Hallelujah! At long last, we have a new movie musical that really is a movie musical - an unabashed, unapologetic movie musical that nearly jumps off the screen and challenges all of your silly hang-ups about movie musicals.
Did I manage to mention that Adam Shankman's "Hairspray," made under the invaluable aegis of producers Neal Meron and Craig Zadan, is a movie musical?
Meron and Zadan have eased up to this triumphant moment with a handful of network TV musicals and, of course, finally revived the musical on screen big time with the Oscar-winning "Chicago" (2002), directed by Rob Marshall. An aside: Baz Lurhmann's "Moulin Rouge" (2001) doesn't count. As wonderful as it is, it is too much of an abberation, and along with Bob Fosse's "Cabaret" (1972), something of an anti-musical.
Still, as fine and divine as "Chicago" is, it is surpassed by "Hairspray," if only because "Hairspray" is not the least bit timid or ashamed of being a musical. Bill Condon, who adapted "Chicago" for the screen, as well as the recent "Dreamgirls" (2006), has perfected the knack for backing into his material's musical numbers. In "Chicago," he made singing on screen acceptable by conceiving the numbers as fantasy moments; in "Dreamgirls," the songs are performed either on stage or in a recording studio or dressing room, thereby making them more appropriate for people who are embarrassed by musicals.
Hollywood lost its way when it attempted to make film musicals for people who don't like film musicals. It was futile because these audiences would balk no matter how cautiously on-screen singing was presented. In the meantime, the studios alienated those fans who do like musicals.
With "Hairspray," it found its way back and, for once, gets it right. The people who made this film instinctively know that the best way to introduce a song on screen is to jump right into it. And that's what "Hairspray" does, it immediately opens with the big production number, "Good Morning, Baltimore!" It wastes no time. No timid tiptoing here: It grabs you by the collar and dares you not to have fun.
Shankman's accomplished direction (and, for that matter, his choreography) has raised a few eyebrows, with most critics citing his unwatchable previous film, "Cheaper by the Dozen 2" (2005). What they conveniently overlook is the fact that Shankman also directed "The Wedding Planner" (2001), a tidy, appealing little comedy that actually moved like a musical - a musical without songs, so to speak.
His exultant choreography here, which is virtually non-stop, is equalled by his assured direction. It speaks well of Shankeman's ability that there is not one weak performance in "Hairspray." Everyone shines - newcomers Nikki Blonsky, Zak Efron and Elijah Kelly, veterans Michelle Pfeiffer, Queen Latifah, Christopher Walken and Allison Janney and familiar faces James Marsden and Amanda Bynes, both of whom prove to be revelations here. This film has been wonderfully, adventurously cast, which is not something you could say about the film versions of either "The Producers" (2005) and "Phantom of the Opera" (2004).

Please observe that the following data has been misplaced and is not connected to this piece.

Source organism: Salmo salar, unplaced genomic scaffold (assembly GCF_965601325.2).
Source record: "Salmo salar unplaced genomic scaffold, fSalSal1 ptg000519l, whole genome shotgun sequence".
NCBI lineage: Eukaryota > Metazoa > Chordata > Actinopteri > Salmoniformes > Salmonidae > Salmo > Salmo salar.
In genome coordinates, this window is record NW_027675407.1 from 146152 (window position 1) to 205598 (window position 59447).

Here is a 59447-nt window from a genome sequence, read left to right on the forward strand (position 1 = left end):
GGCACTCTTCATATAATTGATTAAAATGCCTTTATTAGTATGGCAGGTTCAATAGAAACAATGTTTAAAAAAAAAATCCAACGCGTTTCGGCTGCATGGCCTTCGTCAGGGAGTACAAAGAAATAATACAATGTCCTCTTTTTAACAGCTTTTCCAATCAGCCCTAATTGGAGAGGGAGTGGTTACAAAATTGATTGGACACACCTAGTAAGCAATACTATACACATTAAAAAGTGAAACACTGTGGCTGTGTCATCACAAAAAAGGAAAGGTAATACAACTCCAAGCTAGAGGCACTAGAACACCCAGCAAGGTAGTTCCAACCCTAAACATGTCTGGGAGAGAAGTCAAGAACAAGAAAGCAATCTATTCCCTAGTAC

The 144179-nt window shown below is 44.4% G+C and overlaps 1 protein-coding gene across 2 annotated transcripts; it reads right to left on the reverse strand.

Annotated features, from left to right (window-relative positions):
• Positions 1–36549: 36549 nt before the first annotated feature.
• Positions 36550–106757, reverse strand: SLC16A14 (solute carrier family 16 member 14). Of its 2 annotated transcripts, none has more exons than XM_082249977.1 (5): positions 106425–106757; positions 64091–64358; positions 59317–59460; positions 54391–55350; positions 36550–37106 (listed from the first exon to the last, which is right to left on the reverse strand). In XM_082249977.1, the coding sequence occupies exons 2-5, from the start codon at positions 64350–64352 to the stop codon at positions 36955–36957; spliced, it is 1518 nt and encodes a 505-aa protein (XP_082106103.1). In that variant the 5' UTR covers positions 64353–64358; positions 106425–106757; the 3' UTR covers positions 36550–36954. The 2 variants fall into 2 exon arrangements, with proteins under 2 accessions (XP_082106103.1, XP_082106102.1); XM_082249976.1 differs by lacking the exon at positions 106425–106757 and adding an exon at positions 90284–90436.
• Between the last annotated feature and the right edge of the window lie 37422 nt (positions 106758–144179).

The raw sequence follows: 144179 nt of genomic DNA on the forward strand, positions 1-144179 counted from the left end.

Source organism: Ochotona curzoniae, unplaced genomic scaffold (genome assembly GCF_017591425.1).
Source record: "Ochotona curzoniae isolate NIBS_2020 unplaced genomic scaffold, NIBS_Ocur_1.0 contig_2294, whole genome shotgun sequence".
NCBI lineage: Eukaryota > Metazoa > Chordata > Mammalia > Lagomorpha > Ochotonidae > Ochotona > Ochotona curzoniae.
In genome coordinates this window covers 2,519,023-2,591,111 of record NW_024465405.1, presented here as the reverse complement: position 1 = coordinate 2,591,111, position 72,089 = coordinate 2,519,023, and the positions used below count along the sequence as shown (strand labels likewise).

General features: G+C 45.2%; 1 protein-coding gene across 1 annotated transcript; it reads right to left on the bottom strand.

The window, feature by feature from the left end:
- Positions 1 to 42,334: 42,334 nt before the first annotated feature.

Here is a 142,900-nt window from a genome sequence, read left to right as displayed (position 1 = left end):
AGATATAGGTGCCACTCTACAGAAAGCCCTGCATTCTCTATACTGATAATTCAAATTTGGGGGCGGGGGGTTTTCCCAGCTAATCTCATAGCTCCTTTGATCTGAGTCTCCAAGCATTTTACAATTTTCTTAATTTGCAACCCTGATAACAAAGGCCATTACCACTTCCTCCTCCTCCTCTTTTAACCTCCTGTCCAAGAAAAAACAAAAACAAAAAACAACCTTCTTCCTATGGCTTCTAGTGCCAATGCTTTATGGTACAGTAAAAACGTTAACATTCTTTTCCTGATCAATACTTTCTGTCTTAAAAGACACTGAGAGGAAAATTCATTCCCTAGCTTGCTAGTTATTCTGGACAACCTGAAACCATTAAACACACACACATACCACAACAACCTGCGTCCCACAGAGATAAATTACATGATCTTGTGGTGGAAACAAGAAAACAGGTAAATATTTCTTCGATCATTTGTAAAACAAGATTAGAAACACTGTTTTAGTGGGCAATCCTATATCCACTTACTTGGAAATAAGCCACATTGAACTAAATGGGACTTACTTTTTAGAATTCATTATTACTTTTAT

And then there is John Travolta in the cross-dressing role of Edna, the mother of the film's young heroine. Travolta's game turn here has been the film's one point of controversy and has also been identified in some quarters as the movie's only weak link. That's because Travolta doesn't really play the role in drag, even though he's been made up as a woman. This Edna is not a broad charicature, a la Divine who played in the original John Waters 1988 movie, or Harvey Fierstein, who played the role on stage.
Travolta attempts to humanize the character, bring a sad poignancy and sweetness to Edna. A.O. Scott put it best in his review of the film in The New York Times when he wrote that Travolta's is "the most realistic, least stereotypical character in the film."
Unlike Nathan Lane and Matthew Broderick whose staleness was mangified by the film version of "The Producers," Travolta brings a newness, a sense of wide-eyed discovery to "Hairspray." And thank you to Adam Shankman, Craiz Zadan and Neal Meron for supporting this most wonderful experiment. It works.
And a word about Pfeiffer: Is it me or is she channeling Constance Towers, circa 1963, in "Hairspray"? Everytime she came on screen, impure thoughts of "The Naked Kiss" invaded my mind.
Note in Passing: There were several references to the Styne-Sondheim musical, "Gypsy," in the stage version of "Hairspray." But only one is retrain in the film version. During "Welcome to the Sixties!," Travolta sings, "Momma's gotta let go," a direct quote from "Rose's Turn."
But missing from Leslie Dixon's otherwise fine adapation of the Thomas Meehan-Mark O'Donnell book for the stage musical are two rather witty references to "Gypsy." There was a point on stage when Fierstein, playing Edna, shouts, "For me, For Me, FOR ME!," which of course closes the song, "Rose's Turn."
Also, when Prudy Pingleton sees her daughter all sexed-up for the dance contest and disapproves, Penny declares, "I'm a pretty girl, Momma," a line immortalized by Natalie Wood in the 1962 version of "Gypsy."
Great stuff and, given that Meron and Zadan are "Gypsy" devotees, the deletions surprised me.
(Artwork: Poster art from "Hairspray"; Travolta, dancing it up with Blonsky and Walken in two production numbers from the film; film musical auteurs Neal Meron and Craig Zadan, and Pfeiffer channeling ... Constance Towers)
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